Assistant Professor of mathematics, Munevver Mine Subasi, is involved with several interdisciplinary projects where math is applied to real-world problems including medicine (cancer and other human diseases), finance, and engineering. Dr. Subasi has been serving as the research advisor of several graduate students and undergraduate students at Florida Tech. In partnership with Dr. David Carroll from Biological Sciences, they were awarded a National Science Foundation grant for BioMath Research Experience for Undergraduates (REU). Through this unique program, the REU team, consisting of four math faculty and five biology faculty, hosts 10 students for 10 weeks to conduct biomath related research. During the course of the program, students apply sophisticated mathematical methods and biology principles to the topics such as coral reef growth, modeling cancer cell growth, prediction of chronic kidney disease, microorganism motility in complex fluids, automated image analysis systems with applications to biology, and the island adaptation of song sparrows using genomic and bioinformatics tools. Dr. Subasi has also received funding from The Community Foundation of Brevard’s Kenneth R. Finken and Dorothy Hallam Finken Endowment Fund for Breast Cancer Research in 2013 and has participated in a successful NSF REU program on Partial Differential Equations and Dynamical Systems (Principal Investigator: Dr. Ugur Abdulla, Department Head, Mathematical Sciences).
What inspired you to pursue a STEM education and career?
I loved math and my math teachers both at high school and college which motivated me to pursue an academic career as a mathematician. My M.S. thesis advisor, Dr. Naime Ekici (Professor of Mathematics, Cukurova University, TURKEY), who is not only an excellent scientist but also a very confident woman, has been my role model. My love for math and desire for being an academic has been fostered by constant support from my research mentor, Dr. Yusuf Unlu (Cukurova University, TURKEY, Dr. Andras Prekopa (Rutgers University, NJ), Dr. Peter L. Hammer (Rutgers University, NJ), Dr. Endre Boros (Rutgers University, NJ), and Dr. Gyan Bhanot (Rutgers University, NJ).
What do think are some of the most shared/common challenges women in STEM fields encounter?
The common public opinion about women not being good at STEM fields discourages female students starting at a very young age and continues throughout their life. There shouldn’t be any comparison of genders in STEM fields or any part of the daily life. Anyone who wants to do it by heart can do much more than he/she could imagine. Every woman should be aware of her attributes of a woman (being organized, focused, courageous, and many more) so that she can set her limits very high and achieve any goal.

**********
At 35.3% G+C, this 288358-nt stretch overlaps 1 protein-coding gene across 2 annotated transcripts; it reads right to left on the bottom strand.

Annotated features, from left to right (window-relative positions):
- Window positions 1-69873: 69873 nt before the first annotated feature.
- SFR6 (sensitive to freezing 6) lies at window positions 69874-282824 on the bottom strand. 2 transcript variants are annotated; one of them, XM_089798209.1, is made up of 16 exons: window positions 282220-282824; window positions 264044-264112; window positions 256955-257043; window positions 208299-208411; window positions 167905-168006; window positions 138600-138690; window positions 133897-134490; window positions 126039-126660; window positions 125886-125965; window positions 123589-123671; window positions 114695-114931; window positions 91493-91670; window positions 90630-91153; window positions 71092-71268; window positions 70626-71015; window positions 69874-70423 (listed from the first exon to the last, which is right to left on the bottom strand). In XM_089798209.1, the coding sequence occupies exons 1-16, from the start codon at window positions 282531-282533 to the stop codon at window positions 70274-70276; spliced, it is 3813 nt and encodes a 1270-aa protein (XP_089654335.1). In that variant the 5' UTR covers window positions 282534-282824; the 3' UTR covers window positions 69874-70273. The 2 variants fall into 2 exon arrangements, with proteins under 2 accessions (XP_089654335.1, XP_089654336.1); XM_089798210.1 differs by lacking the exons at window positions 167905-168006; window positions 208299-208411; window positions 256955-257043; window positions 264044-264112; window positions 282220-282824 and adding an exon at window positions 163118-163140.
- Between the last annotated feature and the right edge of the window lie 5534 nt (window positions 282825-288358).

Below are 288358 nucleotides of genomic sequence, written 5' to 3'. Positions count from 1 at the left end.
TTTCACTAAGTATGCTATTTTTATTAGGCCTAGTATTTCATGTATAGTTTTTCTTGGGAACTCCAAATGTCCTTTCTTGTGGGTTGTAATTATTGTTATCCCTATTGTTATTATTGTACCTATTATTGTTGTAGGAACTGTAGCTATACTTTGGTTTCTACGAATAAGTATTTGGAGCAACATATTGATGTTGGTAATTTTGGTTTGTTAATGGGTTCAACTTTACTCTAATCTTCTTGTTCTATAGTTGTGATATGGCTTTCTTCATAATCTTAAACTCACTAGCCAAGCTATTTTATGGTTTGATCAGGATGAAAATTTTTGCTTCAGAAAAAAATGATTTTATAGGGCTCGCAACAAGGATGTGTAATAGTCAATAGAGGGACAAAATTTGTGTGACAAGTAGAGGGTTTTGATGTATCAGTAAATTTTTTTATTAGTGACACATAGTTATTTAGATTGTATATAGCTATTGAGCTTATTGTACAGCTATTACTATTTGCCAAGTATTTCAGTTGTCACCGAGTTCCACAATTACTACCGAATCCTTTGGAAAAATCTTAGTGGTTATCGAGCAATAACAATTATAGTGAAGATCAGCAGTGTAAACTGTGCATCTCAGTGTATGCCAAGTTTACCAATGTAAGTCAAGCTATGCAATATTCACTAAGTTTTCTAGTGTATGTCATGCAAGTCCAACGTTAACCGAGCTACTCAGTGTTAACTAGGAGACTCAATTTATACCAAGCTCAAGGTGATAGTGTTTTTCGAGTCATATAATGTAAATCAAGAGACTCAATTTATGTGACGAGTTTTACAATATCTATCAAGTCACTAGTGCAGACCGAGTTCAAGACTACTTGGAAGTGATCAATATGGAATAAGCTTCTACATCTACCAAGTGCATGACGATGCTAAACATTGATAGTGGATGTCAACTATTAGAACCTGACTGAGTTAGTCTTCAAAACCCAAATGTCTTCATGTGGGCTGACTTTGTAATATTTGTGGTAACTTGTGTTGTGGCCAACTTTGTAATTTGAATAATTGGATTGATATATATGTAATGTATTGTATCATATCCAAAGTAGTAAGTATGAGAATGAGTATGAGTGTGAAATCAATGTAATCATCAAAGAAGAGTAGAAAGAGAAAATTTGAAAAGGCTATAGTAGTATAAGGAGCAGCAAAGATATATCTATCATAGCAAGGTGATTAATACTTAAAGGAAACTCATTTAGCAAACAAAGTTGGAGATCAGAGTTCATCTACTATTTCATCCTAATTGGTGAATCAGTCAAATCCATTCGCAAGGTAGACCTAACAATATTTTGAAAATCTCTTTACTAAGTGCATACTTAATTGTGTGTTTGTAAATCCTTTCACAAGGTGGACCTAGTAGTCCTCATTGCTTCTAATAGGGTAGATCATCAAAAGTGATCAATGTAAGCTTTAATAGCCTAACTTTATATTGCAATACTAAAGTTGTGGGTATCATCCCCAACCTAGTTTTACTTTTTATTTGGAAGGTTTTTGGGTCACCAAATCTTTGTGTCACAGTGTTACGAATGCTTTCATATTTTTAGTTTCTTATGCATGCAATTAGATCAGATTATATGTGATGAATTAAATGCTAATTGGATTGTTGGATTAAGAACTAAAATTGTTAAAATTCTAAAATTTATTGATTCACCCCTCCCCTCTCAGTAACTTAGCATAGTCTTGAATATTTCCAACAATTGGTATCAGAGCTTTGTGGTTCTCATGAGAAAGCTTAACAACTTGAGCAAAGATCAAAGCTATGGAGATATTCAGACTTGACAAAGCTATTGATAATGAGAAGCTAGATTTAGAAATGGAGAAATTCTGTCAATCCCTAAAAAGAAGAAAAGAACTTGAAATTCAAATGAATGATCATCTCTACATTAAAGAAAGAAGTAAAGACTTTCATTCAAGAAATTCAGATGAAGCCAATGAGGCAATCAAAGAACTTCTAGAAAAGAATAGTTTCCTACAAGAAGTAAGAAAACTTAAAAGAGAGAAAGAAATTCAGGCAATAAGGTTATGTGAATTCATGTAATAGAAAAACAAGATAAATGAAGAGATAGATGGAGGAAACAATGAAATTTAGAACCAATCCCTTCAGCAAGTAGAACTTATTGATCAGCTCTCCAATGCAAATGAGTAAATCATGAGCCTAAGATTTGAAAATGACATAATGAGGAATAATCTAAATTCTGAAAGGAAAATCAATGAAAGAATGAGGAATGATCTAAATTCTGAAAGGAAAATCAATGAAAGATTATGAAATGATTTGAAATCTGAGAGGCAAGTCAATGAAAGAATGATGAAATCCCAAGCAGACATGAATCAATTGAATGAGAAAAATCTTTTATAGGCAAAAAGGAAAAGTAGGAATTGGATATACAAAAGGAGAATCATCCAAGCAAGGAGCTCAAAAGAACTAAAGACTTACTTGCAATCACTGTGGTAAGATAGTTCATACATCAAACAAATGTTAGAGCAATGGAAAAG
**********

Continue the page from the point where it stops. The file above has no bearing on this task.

How have you overcome obstacles/challenges as a woman in STEM?
Not really. I have always had support from both female and male research mentors during my academic training and from colleagues and bosses as a faculty member in the Department of Mathematical Sciences. Being confident about what you are doing and making others feel your self-esteem helps to get respect. Of course, there are some unfortunate exceptions which we hear or read about.
Knowing what you know now, what advice you would give your younger self?
I am a mathematician. Math can be a nightmare for many people regardless of the community they belong to. Math is not easy. It is very challenging, but this part of what makes it exciting and fun. My advice is not to give up. You will definitely discover your love and passion for math if you keep trying and seeking for help when needed. Let me share with you what I have learned from my experience teaching various math classes for several years; female students are very good in math!!
What one takeaway would you want to impart on a young woman thinking of pursuing an education/career in STEM?
It’s is challenging, it is fun, and you can do it!
What is an aspect of being a woman in STEM you were surprised to discover?
Nothing specific, but I get credit for “being very smart” when I say what I do for living. My reply back such comments is “No, I just love math and that makes me be good at math”.
In your experience, what are the top things leaders could do to encourage more young women to enter STEM fields?
Avoid making gender specific comments. The worst thing that can happen to someone is to be told that she (or he) is not good at something because she (or he) is a woman (or man). A woman (man) cannot and doesn’t have to act or think like a man (woman). However, this doesn’t mean that she (or he) cannot be good at anything specific. Those skills are earned through training both academic and non-academic. Have women be more involved and give them the equal opportunity. You will see how things get done and get done well when a woman is involved!